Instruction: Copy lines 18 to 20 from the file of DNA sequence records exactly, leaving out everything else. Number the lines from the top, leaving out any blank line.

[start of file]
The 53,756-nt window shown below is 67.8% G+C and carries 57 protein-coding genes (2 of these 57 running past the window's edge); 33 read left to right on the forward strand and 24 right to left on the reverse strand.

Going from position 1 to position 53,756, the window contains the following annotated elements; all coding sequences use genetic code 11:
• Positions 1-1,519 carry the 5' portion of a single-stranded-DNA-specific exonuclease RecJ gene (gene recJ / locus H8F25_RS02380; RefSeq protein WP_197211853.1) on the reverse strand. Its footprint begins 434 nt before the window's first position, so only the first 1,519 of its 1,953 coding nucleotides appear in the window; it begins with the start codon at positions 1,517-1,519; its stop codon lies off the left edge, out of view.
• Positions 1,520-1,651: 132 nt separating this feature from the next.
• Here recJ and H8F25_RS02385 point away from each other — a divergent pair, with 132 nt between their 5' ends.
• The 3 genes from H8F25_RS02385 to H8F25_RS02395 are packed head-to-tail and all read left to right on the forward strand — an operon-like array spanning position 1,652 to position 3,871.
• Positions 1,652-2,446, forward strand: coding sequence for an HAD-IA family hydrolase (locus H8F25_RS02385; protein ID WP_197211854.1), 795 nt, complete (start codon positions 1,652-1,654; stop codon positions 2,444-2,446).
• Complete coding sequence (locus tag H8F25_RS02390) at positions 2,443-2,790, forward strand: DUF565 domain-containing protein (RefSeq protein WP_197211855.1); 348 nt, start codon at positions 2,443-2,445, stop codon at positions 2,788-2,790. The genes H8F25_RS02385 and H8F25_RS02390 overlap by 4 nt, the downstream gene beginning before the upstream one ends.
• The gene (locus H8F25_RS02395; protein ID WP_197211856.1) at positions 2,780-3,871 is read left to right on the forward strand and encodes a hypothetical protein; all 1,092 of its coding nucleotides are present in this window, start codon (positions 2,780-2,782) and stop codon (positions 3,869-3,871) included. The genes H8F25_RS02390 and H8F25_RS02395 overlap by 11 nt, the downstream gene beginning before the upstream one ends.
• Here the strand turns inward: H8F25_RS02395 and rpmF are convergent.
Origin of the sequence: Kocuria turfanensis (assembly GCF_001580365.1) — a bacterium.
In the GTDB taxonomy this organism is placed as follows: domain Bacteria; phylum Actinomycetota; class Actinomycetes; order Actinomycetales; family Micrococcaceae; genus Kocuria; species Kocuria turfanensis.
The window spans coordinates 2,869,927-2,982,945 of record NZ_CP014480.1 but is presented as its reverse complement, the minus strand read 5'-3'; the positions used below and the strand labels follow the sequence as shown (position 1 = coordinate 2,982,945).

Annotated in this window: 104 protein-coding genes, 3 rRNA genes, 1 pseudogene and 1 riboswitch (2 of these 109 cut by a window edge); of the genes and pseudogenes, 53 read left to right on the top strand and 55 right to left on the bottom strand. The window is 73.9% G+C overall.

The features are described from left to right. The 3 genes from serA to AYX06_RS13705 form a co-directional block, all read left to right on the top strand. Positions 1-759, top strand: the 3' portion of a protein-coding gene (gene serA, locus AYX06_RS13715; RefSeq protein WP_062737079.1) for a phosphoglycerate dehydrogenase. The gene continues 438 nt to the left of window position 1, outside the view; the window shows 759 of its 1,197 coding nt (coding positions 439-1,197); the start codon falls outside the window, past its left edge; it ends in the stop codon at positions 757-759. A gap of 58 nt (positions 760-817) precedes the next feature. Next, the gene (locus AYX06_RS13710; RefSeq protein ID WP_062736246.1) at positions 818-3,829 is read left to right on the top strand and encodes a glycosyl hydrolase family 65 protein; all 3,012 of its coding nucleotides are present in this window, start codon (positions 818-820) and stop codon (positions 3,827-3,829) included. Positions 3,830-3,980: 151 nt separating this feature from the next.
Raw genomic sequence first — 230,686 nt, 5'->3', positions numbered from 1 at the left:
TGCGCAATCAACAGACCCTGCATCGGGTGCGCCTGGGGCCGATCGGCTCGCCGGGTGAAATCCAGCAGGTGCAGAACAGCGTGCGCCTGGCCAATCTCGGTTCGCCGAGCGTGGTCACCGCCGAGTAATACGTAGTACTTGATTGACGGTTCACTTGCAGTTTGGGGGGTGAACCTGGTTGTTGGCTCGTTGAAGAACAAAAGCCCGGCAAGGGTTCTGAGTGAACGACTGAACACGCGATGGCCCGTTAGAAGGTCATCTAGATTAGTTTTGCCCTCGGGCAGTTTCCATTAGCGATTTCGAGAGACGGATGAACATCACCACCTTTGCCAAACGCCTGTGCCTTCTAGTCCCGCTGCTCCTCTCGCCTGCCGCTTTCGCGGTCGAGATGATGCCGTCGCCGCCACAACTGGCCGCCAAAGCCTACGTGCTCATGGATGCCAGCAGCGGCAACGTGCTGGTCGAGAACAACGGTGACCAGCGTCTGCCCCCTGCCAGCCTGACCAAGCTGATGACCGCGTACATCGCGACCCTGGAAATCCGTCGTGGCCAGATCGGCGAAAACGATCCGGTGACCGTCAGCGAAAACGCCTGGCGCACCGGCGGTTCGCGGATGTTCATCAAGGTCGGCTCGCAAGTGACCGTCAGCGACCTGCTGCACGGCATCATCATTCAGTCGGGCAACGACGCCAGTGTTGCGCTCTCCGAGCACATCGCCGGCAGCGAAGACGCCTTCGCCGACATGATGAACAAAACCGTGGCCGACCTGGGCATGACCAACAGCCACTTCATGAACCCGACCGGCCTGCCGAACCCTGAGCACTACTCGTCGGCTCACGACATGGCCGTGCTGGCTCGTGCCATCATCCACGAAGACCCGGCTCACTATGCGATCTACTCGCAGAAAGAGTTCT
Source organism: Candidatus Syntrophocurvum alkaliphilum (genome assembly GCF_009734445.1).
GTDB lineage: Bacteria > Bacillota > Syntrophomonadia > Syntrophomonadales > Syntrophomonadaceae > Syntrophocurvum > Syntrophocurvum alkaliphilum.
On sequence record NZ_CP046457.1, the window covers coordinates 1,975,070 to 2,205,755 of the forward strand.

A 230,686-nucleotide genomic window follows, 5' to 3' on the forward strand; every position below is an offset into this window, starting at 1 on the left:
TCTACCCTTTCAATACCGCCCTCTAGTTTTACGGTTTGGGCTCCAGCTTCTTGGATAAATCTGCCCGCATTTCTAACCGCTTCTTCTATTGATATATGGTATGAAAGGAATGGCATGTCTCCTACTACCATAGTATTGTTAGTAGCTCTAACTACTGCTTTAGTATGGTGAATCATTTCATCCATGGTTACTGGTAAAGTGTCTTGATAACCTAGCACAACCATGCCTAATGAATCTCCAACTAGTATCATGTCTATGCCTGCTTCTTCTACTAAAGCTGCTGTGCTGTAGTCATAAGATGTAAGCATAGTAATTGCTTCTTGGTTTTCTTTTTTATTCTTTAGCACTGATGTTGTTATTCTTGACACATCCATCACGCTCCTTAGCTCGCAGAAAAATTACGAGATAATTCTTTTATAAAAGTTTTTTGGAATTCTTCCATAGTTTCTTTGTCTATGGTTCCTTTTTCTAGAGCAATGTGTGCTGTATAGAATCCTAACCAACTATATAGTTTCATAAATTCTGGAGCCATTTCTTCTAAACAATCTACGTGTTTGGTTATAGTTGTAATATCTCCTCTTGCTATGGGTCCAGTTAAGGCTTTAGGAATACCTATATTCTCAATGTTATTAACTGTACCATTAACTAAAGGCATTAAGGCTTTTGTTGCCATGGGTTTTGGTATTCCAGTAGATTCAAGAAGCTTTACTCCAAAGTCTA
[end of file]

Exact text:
Source organism: Candidatus Syntrophocurvum alkaliphilum (genome assembly GCF_009734445.1).
GTDB lineage: Bacteria > Bacillota > Syntrophomonadia > Syntrophomonadales > Syntrophomonadaceae > Syntrophocurvum > Syntrophocurvum alkaliphilum.
On sequence record NZ_CP046457.1, the window covers coordinates 1,975,070 to 2,205,755 of the forward strand.